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The sophomore year is a momentous one for game projects, as it is the first time students from across DigiPen’s degree programs join forces to collaborate on a year-long team game project. DigiPen sophomores are required to build a 2D game from scratch. For GAM 200, teams spend the fall semester doing pre-production and prototyping their game. GAM 250 takes place in the spring semester and is all about producing the final product.

Sophomore teams can be formed in a few different ways. The earliest opportunity is a pitch event at the end of freshman year, where students can present their sophomore game ideas and recruit interested team members. Over the summer, a series of events serve as another opportunity to meet and recruit potential team members, as well as a chance to get to know sophomore game project instructors. Finally, a team formation event is held at the start of sophomore year, where students present any ideas they have worked on during the summer. Teams are then formed around the best ideas presented, as voted by the class as a group.

Screenshot of a 2D game with various development tool windows overlayed over it.

“The goal of sophomore game projects is to learn how to work on a cross-discipline team and ship a game,” says sophomore game project instructor Ellen Guon Beeman from the Redmond, Washington, campus.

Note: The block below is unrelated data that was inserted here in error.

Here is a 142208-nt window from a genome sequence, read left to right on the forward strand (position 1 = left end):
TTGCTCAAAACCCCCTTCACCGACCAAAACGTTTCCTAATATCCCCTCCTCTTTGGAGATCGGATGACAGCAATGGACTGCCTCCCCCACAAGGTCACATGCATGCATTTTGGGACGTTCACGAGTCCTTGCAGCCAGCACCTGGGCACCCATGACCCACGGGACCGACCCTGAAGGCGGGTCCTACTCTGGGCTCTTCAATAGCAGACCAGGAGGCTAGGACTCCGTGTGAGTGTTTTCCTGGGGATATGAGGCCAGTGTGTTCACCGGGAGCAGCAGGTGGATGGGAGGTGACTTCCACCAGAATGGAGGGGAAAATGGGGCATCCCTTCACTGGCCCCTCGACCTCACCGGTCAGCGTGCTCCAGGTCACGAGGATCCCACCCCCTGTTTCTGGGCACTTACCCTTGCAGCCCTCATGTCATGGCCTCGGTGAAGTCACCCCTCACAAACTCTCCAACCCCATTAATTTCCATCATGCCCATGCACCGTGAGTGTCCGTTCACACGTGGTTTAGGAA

By the end of sophomore year, students should have a good sense of what roles or types of teams work well for them, and how to deal with inevitable team issues or unexpected challenges.

The list of requirements for sophomore games is long, given that it serves as students’ first cross-discipline project. “We have a huge checklist of features that we expect students to implement, covering all aspects of the game design, the artistic vision, and technical requirements,” game project instructor Thomas Komair says. “It’s a long checklist, because we want to make sure students aren’t missing any essential feature of a good 2D game, or any technical requirements needed to potentially publish the game on the DigiPen Game Gallery or Steam.” Weekly guidelines are given to students outlining what they should be working on and what milestones they should be reaching at any given point in the development process.

As soon as the teams have been formed at the start of the semester, the students are divided into sub-teams, representing the three main disciplines of game development: art, design, and programming. Designers are responsible for crafting the game’s systems and mechanics. Artists research visual styles and do lots of concept art. The programmers, meanwhile, get to work on building their 2D game engine from the ground up. Every sub-team is overseen by an instructor who specializes in the discipline in question.

View from an animation program where a 2D enemy is animated using keyframes.

“The game classes are a lot of work,” Komair says. “We meet a lot at the start of the production to try to get a sense of the game direction, try to follow a specific methodology for game development, and overcome the so-called blank page syndrome.” As time goes by and the games start taking shape, the teams shift into full production mode. During this time, meetings become shorter and serve as a time to synchronize the team members on the work needed for the current milestone. The rest of the time is spent producing code, art, and everything needed for the games.

“Making games is a marathon, not a sprint,” Komair says. “The goal is to work diligently every week as a united team with one clear goal in mind — delivering a game with the best possible quality.”


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